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I didn’t cry when my daughter left our Connecticut home for a Massachusetts college. I was fine when she later left for California to attend law school. When she transferred to a different law school in Washington, DC, I thought it was really cool.

But this week I kissed her goodbye from Houston, Texas, where we were attending our niece’s wedding. As my darling girl boarded a plane bound for England, where she will be spending her final semester at law school, I cried.

Not in front of her, but after she disappeared through the security gates. Just a couple of tears; no heaving sobs but enough to prompt my husband to envelop me in a healing hug.

I was surprised by my reaction, and by the tears that suddenly reappeared at a post-wedding family dinner later that evening. What was going on? I’ll see my daughter in a couple of months when we take our first trip to Europe to visit her. My reaction seemed so random after all of our other separations, but there it was—a hollow feeling in my gut because my baby had moved away again.

After dinner, my husband and I attended the last family event of the day. About twenty relatives showed up to spend a couple of leisurely hours with the newlyweds. I was so honored when the bride managed to carve out some time with me in the middle of all that celebrating and fun.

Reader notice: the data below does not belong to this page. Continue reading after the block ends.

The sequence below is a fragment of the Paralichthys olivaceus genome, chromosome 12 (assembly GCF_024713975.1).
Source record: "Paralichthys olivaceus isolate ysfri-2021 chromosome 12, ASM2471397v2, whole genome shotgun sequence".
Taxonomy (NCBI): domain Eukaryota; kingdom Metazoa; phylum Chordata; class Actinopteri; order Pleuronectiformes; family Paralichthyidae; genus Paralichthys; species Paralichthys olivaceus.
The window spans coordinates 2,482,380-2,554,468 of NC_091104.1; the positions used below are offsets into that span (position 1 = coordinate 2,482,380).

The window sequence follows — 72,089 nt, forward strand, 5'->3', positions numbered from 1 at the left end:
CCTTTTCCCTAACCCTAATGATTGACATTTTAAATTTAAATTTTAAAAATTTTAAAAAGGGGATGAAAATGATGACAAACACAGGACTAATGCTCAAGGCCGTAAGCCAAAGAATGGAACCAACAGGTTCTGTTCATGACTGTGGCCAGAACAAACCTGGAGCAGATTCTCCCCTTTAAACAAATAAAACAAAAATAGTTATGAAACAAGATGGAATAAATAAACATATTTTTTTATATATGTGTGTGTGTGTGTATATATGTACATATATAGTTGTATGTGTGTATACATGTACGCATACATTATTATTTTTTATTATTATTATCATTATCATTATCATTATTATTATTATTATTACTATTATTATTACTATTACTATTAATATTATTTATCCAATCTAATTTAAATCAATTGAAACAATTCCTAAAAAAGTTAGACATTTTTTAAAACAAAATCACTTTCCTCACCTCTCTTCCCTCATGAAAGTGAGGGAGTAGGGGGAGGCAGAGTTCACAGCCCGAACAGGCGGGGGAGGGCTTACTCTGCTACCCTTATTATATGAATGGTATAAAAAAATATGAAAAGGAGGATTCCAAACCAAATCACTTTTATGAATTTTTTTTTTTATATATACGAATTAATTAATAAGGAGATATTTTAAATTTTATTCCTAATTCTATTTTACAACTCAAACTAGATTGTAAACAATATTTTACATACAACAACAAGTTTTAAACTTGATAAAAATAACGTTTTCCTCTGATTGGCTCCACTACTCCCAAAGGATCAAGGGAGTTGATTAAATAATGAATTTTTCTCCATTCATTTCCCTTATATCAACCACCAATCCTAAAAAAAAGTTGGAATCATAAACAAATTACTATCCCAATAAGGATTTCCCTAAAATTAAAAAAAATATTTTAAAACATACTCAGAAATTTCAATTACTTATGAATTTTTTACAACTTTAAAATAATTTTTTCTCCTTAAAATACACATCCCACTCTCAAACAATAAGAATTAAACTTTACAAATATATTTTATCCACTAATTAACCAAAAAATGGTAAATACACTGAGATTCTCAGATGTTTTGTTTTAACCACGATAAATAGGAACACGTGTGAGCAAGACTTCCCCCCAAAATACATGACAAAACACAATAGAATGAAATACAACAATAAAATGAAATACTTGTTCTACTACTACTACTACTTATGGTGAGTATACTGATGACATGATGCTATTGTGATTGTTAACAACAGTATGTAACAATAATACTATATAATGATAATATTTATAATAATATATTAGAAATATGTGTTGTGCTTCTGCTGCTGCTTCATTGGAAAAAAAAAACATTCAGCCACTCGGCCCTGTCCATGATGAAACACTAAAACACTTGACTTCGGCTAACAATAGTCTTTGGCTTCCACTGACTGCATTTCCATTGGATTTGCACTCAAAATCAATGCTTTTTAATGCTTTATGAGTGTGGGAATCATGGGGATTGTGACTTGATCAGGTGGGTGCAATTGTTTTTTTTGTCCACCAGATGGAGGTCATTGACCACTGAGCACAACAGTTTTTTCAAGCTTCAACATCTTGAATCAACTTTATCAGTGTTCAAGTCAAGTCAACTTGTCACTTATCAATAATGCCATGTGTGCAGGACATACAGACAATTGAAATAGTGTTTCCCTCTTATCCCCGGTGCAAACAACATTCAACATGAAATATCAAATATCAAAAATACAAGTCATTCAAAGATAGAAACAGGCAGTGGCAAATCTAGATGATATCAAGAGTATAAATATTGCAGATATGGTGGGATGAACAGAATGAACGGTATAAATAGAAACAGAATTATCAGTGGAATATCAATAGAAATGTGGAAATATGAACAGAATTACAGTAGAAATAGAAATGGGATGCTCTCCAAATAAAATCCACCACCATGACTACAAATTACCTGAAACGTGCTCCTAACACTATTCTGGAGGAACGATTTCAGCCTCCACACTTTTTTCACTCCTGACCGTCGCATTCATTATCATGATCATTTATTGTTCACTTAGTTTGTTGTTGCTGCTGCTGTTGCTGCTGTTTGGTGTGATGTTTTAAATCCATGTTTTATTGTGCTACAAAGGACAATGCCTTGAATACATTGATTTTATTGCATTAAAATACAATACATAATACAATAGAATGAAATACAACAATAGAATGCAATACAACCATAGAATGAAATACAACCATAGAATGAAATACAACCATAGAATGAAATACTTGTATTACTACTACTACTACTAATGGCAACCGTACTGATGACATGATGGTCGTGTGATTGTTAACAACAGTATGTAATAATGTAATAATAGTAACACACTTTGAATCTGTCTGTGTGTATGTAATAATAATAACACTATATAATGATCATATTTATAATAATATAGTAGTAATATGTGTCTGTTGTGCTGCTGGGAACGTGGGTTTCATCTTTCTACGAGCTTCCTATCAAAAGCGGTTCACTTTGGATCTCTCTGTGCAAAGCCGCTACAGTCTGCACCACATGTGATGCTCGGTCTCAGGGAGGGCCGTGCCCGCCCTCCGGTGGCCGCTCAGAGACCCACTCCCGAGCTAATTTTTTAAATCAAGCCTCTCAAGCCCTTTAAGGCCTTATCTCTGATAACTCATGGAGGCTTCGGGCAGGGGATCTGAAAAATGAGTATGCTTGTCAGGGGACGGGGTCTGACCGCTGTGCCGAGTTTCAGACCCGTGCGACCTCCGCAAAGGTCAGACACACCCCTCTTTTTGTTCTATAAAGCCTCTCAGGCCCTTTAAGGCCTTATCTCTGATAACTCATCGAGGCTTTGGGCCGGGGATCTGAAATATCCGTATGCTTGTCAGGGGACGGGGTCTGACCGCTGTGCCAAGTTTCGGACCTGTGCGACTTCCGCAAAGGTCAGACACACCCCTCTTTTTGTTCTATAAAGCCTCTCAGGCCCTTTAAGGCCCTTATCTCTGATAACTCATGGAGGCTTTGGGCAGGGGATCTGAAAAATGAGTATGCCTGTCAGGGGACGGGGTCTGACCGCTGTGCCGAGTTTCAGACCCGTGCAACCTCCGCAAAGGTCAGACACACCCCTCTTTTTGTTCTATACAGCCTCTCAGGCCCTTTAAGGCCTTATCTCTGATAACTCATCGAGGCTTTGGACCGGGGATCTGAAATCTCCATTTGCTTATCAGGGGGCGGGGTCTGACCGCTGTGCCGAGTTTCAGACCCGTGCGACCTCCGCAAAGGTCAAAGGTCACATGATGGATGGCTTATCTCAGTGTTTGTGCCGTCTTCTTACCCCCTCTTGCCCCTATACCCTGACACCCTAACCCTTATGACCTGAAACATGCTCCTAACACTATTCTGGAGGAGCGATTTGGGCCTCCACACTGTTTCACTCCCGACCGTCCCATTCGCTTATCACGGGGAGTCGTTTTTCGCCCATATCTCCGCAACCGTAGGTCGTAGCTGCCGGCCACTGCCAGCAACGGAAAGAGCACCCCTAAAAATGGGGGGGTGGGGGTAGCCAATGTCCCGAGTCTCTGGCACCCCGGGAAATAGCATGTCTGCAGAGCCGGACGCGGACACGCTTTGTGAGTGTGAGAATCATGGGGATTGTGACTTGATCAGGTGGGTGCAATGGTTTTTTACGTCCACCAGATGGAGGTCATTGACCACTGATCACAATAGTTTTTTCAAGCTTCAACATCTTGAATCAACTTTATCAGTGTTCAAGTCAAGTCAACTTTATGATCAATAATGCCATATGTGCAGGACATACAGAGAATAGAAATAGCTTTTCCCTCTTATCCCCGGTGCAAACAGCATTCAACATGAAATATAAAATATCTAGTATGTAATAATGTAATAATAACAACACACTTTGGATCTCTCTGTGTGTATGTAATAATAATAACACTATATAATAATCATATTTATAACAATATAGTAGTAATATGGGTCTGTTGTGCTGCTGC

Right before her wedding, my advice to the couple had been for the both of them to take a personality test to identify their differences, and then identify strategies for relating despite them. It had worked wonders for my marriage, and I wanted that type of happiness for the newlyweds.

On this day, when the Empty Nest sensation was messing with me, my niece shared a personality quiz she had found online. “Read this, Auntie. See which one you are.”

I skimmed the first two personality types, and shrugged. “I don’t know. It seems like I’m a little bit of both of them.”

She grinned at me. “I know which one you are.” She thumbed through the screen and thrust her phone at me.

The third personality type was made for me. Line after line described me perfectly. I looked at this young woman who I had known since she and my daughter played as toddlers, and the hollow inside me filled with love. It was perfect timing, and the best way to end a day that had begun so dismally.

How wonderful it is to have family in your life who know you and love you, and for you to know and love.

You don’t have to be a newlywed to try this. Find an online personality quiz, and do this:

  1. You and your honey each take the quiz separately. Don’t share your answers yet.
  2. Take the quiz again, but this time, pretend to be your honey.
  3. You and your honey share the answers to the first quiz with each other. Identify your difference and similarities.
  4. Are you ready for a good laugh? Share the second quiz with each other. See how much more there is to learn about each other.
  5. Go online and search for ways to make your differences work for you. Be sure to use the personality types as named by the quiz you took.

Here are a couple of quizzes you can try:




Look out for my upcoming “Awesome Mom Communication Handbook” for Moms with Teenage Daughters and follow updates on my website for more tips and stories like this!  


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